This is what you are choosing to hear... but its not what I am saying. Its a popular tactic when arguing to "SPIN" the context and make statements claiming that the other party meant this or meant that... when in fact, the point and context were different. If you can change my argument, you might be able to "win", but I'm not falling for it... I never said Dylan has not achieved something great with his art... All i have said is singing technique is important and if you have some, you can sing with sincerity.... when you have made the ridiculous argument that people with technique struggle with being sincere, but people with... as you call it, "raw talent" (as if someone with technique doesn't have raw talent?), can sing with more sincerity because they are not hampered by that nasty vocal technique stuff... that seems to be your argument and its absurd. I assure you, any real musicians reading this will agree with me.

LOL, pushing chest is hard work? LOL... ok, bud... go "work" on that and get back to me... and for the record, CVT makes a lot of claims that are not true, in spite of their merits. If CVT said its ok to push and pull chest and implied it was something to be admired, then they are not the school I thought they were... but I'm quite sure , they didnt say that, as I have read the book and know much about it... I don't recall any favorable commentary on "pulling chest". I think now you are SPIN'ing context on CVT and trying make CVT argue for you because you need some credibility... CVT does not advocate pulling chest bud... please, stop... your embarrassing yourself.

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.... and getting back to the original post... we have to all apologize a bit, we often get off on tangents here at the TMV Forum... but the bottom line is... Eddie Vedder doesn't really have technique, in the true sense. He is doing what we call "Pulling chest" or simply shouting at high notes... while it might sound cool, it doesn't represent a "vocal technique"... it in fact, represents a lack of vocal technique.

Now you can study vocal technique with someone like myself for example and learn how to sing similar to that and sound like that, but not hurt yourself... because the truth is, when Eddie Vedder sings , he often is hurting... it doesn't feel good... its choking him and creating stress and discomfort for him often... vocal health is another big reason why people train vocal technique.

I hope this clarifies for you...

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I honestly don't know Rob, not trying to discredit you. Doesn't CVT claim Overdrive for men can be taken up to C5? That was my understanding, like if you twang, do the bite thing hard, and smile like the Joker from Batman, and then basically support crazy using an 'eh' or 'oh' vowel. I've read this before but it was on the forum by the users so maybe I should say the users claimed this to be more proper.

I don't have the book itself, as I can't make use of the program, do to my voice health problems, but I generally find it intriguing and interesting, because if what they say is true, it would have enabled me to probably continue something similar to my style of singing healthily upward in pitch? Rather than the SLS stuff that basically combined like a match in gasoline (pushing gugs, creaky voice, and attempts at mix voice in ignorance). From the limited amount of things I've been able to try, I've validated some of what people say about CVT to some extent, but I need to take care of my voice so shouting up to a C5 is out of the question.

I'm not trying to put words in your mouth on Dylan either, I'm just trying to imagine a situation if he approached you for help in singing healthier. What would you do? Either say rebuild the whole thing or try to tweak it to healthily keep the character. Cause if I caught you earlier prior to my injury, I'd probably be in a similar situation and if I get better, I might be in a similar situation. I didn't have any teachers I knew of in my area at the time, and stumbled across exactly the wrong information (I needed at the time) with SLS.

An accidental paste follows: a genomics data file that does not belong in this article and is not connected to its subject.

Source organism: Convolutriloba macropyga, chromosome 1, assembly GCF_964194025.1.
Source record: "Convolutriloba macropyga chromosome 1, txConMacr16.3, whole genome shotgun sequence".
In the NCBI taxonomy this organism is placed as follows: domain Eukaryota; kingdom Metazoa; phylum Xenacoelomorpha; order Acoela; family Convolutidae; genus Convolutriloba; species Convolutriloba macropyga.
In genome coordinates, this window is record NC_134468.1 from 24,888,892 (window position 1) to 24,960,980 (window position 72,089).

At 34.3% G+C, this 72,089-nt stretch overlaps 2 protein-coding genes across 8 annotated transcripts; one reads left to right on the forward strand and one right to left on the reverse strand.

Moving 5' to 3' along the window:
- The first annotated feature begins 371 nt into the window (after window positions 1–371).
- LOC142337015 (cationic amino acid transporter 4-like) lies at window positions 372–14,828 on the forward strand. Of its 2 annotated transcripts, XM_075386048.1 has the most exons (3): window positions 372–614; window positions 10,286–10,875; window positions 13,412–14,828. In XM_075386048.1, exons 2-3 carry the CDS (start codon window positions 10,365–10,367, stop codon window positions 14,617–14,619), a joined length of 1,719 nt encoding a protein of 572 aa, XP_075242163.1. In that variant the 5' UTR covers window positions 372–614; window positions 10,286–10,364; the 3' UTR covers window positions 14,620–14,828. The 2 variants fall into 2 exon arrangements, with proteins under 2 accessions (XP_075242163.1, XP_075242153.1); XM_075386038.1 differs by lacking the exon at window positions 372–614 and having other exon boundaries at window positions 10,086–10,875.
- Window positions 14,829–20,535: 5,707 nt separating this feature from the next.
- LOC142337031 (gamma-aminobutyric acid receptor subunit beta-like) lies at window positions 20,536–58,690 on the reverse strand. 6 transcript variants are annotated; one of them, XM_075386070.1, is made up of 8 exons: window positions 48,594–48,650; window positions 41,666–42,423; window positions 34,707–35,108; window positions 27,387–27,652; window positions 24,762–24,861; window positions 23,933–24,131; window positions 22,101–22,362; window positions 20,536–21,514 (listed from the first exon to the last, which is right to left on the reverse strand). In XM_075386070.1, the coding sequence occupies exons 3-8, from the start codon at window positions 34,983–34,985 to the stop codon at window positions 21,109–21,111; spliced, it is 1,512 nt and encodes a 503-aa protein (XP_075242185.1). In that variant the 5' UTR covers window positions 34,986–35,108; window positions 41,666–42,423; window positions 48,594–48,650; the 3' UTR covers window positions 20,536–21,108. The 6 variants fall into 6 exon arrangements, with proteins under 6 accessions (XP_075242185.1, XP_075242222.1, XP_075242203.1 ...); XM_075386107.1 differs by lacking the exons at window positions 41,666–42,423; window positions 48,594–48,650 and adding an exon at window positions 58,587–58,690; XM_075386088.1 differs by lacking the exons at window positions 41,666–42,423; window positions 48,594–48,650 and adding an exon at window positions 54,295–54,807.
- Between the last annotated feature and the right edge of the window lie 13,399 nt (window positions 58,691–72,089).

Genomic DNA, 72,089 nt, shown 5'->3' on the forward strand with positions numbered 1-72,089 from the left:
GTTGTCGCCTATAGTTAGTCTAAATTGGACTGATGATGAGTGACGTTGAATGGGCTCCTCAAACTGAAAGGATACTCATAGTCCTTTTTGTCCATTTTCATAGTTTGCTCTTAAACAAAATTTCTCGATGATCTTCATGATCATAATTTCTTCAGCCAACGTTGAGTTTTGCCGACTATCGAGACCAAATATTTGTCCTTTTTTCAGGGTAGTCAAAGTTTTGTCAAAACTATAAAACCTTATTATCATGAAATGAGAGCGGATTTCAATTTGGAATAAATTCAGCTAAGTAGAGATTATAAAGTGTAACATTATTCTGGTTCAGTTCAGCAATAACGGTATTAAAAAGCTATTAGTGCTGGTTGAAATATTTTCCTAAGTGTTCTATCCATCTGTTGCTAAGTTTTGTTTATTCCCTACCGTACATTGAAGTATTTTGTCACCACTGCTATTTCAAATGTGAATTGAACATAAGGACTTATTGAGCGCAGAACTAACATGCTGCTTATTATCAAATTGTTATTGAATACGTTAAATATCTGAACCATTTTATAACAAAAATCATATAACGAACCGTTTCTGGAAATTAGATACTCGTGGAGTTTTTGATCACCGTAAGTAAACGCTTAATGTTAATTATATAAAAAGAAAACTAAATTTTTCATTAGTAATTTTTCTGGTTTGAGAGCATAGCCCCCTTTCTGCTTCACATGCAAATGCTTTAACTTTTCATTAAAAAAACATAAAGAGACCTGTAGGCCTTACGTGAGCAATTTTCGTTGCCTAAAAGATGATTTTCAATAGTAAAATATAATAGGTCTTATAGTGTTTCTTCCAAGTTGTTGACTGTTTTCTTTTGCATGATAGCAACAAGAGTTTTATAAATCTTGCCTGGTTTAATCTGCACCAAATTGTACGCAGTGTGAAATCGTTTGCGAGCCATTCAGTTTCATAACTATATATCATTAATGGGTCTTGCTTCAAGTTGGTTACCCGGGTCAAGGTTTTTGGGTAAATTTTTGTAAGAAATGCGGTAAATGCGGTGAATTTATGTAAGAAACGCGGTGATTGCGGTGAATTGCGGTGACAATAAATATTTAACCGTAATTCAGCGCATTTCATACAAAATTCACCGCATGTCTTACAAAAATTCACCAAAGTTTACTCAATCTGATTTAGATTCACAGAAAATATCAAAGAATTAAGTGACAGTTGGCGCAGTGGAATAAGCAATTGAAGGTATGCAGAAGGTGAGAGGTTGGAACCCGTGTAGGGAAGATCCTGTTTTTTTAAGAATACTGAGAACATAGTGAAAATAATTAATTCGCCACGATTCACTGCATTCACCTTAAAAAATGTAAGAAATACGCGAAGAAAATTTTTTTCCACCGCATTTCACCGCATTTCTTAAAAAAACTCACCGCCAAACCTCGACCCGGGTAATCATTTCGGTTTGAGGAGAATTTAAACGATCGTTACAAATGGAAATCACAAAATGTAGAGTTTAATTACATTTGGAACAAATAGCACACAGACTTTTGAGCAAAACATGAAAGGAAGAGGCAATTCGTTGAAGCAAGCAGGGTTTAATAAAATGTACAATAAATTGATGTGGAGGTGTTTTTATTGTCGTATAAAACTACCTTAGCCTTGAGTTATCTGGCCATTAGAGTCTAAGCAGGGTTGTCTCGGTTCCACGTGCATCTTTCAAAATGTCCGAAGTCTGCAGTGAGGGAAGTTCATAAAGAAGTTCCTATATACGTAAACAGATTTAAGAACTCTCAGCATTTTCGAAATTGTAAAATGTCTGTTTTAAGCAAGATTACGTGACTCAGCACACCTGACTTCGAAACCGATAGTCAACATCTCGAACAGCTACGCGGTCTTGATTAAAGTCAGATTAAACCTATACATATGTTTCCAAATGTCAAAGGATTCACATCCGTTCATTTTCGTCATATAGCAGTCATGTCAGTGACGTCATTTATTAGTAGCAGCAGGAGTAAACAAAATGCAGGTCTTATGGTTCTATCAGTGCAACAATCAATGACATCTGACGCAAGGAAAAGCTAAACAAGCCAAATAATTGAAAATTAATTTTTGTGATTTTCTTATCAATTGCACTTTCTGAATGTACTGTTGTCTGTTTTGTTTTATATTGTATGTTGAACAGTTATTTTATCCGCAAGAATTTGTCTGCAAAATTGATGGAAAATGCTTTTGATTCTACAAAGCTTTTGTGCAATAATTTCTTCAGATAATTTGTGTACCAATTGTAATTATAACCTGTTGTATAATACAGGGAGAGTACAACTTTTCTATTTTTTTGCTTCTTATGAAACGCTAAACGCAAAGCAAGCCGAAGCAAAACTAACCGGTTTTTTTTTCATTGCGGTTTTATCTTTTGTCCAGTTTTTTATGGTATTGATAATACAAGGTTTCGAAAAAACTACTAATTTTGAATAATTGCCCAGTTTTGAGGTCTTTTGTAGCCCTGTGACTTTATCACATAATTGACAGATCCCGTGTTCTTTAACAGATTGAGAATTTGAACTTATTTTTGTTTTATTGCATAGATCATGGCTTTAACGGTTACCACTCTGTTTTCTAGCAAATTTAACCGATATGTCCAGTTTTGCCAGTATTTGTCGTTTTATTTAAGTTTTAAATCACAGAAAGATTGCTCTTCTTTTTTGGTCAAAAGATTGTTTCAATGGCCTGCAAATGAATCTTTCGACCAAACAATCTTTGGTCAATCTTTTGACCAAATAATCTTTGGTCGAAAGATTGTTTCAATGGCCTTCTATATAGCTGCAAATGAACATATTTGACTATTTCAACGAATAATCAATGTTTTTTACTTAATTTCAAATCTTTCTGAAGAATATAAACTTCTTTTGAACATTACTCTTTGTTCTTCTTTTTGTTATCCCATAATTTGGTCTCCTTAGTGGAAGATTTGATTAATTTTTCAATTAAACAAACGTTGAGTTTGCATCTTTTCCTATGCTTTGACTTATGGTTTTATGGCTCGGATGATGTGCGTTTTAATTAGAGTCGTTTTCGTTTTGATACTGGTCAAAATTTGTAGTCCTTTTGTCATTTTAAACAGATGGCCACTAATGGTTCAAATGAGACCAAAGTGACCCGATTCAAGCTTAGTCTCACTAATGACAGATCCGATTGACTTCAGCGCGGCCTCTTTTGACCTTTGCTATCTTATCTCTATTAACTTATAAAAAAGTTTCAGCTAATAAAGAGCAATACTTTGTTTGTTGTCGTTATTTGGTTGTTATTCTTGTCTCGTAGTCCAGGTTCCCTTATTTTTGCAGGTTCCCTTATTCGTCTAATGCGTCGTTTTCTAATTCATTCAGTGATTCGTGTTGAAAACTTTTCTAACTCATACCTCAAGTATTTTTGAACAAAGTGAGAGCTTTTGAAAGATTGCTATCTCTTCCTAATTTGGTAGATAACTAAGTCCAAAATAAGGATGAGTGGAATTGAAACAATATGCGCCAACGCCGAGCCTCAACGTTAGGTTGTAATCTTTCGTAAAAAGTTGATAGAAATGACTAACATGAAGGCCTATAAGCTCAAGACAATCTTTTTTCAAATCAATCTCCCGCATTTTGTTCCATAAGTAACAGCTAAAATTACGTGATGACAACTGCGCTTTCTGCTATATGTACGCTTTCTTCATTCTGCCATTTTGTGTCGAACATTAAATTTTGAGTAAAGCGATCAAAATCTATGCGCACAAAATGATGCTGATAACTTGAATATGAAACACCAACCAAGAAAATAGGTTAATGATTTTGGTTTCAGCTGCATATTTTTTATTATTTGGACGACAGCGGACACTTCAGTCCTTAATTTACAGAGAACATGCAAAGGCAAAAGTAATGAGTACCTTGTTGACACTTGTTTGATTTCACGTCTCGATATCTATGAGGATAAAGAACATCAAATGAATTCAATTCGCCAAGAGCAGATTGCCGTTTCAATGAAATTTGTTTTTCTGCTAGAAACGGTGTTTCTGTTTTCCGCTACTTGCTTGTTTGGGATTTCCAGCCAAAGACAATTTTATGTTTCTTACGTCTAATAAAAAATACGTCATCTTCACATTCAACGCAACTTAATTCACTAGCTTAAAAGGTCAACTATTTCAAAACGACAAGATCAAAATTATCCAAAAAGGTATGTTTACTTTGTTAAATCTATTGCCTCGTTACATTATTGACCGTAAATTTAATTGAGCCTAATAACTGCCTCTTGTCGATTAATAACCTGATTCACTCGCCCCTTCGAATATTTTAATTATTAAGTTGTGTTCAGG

Edit:

Ok here it is where I read this up to C2:

http://www.completevocalinstitute.com/node/49

If any of the experienced singers here can verify this is possible for me (you can even email me if you don't want to give Rob a hard time), I'd appreciate it. Cause I often sang with an 'oh' undercurrent in my loud singing and didn't really have problems at the time. I wish I could know what happened to my voice, but I don't think this was it.

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.... and getting back to the original post... we have to all apologize a bit, we often get off on tangents here at the TMV Forum... but the bottom line is... Eddie Vedder doesn't really have technique, in the true sense. He is doing what we call "Pulling chest" or simply shouting at high notes... while it might sound cool, it doesn't represent a "vocal technique"... it in fact, represents a lack of vocal technique.

Now you can study vocal technique with someone like myself for example and learn how to sing similar to that and sound like that, but not hurt yourself... because the truth is, when Eddie Vedder sings , he often is hurting... it doesn't feel good... its choking him and creating stress and discomfort for him often... vocal health is another big reason why people train vocal technique.

I hope this clarifies for you...

I'm a little skeptical that he was totally pulling chest for the B4s and C#5s in Baba O'Riley as well as the passage down from B4 in Daughter. I think it's more so short bursts of sloppy twanging. Besides, he's no tenor and I mean he doesn't exactly sound like Phil Anselmo belting when he's hitting those notes. It's nowhere near as powerful as when Layne Staley hits those same notes twanging in head voice (although if I'm paying attention to what I've heard, read, and done, chest voice volume and power can be surpassed through twanging with practice.) But with these grunge singers, the power and placement tend change kind of dramatically above A4. I think even Jim Morrison did this for his high Bs. I believe sloppy head voice twanging is how Kurt Cobain got his distinctive assish sound in songs such as Lounge act. I don't think that any of them were aware of this as they were doing it, so I guess it isn't "technique" but if I were trying to replicate it I would do it with sloppy twanging.

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By twanging I mean loud, bright notes placed in head voice. I don't really think about twang when I'm singing so I'm not sure if I'm using the term correctly.